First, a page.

Bitter as life, sweet as love and light as death. Words taken from the Saharawi saying about their teadrinking customs. The words reflect their traditional way of life and their perspective on life. In many ways it also reflects their circumstances in an occupied area and a refugee camp. This project is about the Saharawi’s life and struggle for freedom in what is called Africa's last remaining colony - Western Sahara. This project has been developing since 2011. The need for more travel is essential, but I see the pieces of this project being put together in two years.
Bitter as life, sweet as love and light as death. These words are taken from the Saharawi saying about their tea drinking customs. The saying reflects their traditional way of life and their way of looking at life. In many ways it also reflects their circumstances. This project is about a people's struggle for freedom from oppression and the rigth to self-determination in what is called Africa's last remaining colony - Western Sahara.
The area is located to the west of the Sahara desert, with borders to Morocco, Algeria and Mauritania. From Spanish colonial rule in the 1800s to the Moroccan occupation of the 1970s, the Sahrawi people have witnessed outside powers utilizing the areas extensive natural resources, while they themselves are put on the sidelines.
After sixteen years of war between Morocco and the independence movement, Polisario Front, about half of the Saharawi people were forced to flee to Algeria. A ceasefire between the two opponents was agreed upon with the involvement of the United Nations in 1991. In this ceasefire agreement, one of the main conditions was that a referendum would take place where the people of the area could vote for their own independence. This referendum has not yet taken place, twenty-five years after the ceasefire was signed. The Saharawi people still demonstrates peacefully for their freedom while the Moroccan occupational force increasingly tightens its grip on the area and the people who are living there.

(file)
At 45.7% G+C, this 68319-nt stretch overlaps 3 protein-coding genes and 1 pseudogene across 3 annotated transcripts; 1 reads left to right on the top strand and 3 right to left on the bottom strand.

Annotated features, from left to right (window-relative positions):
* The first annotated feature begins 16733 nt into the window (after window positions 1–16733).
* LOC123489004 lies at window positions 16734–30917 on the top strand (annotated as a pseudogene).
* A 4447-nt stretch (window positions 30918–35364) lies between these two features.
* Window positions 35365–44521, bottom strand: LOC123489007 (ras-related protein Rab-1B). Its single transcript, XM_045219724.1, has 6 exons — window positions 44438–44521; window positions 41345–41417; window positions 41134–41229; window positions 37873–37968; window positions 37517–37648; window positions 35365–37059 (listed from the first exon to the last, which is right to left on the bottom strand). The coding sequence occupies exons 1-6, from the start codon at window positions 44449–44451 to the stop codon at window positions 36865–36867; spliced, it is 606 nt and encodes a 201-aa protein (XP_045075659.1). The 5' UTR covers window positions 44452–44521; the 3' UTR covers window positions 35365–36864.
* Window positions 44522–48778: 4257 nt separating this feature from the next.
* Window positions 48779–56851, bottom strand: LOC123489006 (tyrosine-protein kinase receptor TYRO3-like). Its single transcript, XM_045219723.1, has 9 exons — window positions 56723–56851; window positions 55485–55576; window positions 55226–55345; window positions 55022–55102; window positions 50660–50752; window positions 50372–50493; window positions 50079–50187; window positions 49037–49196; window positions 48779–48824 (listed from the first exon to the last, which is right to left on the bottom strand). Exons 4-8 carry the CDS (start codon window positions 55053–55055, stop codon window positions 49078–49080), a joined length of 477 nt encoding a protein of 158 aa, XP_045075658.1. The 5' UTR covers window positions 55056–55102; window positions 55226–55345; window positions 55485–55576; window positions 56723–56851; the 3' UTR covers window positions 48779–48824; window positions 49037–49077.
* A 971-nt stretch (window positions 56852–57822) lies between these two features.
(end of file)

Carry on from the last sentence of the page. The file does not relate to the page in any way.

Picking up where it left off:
The UN has an operation in the area. It is named MINURSO. This is one of the few UN operations that do not have the power to work with human rigths observation. The Moroccan authority argues that this kind of operation will affect their authority in the area. They have the French as allies and every time this issue is brought up in the UN, the issue gets muted and MINURSO does not get a human rights mandate.
These pictures stands as a witness to what kind of conditions the Saharawi people live under in the occupied areas. A boy of 13 years told his story; he was arrested for protesting against the occupation with his friends a few days prior. In police custody, he was given shock from wires attached to a car battery, beaten and threatened with rape. The police wanted him to be their informant. He refused and in the days after his arrest, he received notice that he was expelled from school, without any opportunity to go back.
Discrimination, marginalization and harassment is a big part of their everyday life. Moroccan settlers are lured to the area with promise of tax-free working and cheap real-estate. For one Saharawi there are four Moroccan settlers and police. This becomes the most evident under the peaceful protests, where Saharawi’s involved get beaten. Young, old, pregnant. This makes the population restless, and the area is tense.
But this is just half the story. To get to the other half I need to travel to Algeria, Tindouf. Located here is the refugee camp that about half of the Saharawi population fled to under the war. In this camp some have lived all their life. They know no other and the young is getting weary and impatient. There is no future in the camp. This project is about piecing together the lives of the Saharawi people and the ways they live today. This requires multiple trips to the occupied areas and the refugee camps in Algeria as soon as possible.
The biggest difference between Spanish and Moroccan rule is that the Spaniards occupied the country, while Moroccans also occupies the people. This statement was given to me by an old wise Saharawi; this expresses the importance of this project. The occupation has been present since colonial times and is still holding strong. Media is not paying it any attention and "everyman" has no idea that Western Sahara exists. This is the importance on a broader specter, but on a more personal level; this is my first born, my “hjertebarn” as we say in Norwegian. Directly translate to “heartchild”. This is a hard story to sell and my heart bleeds for these people and their right to tell their story.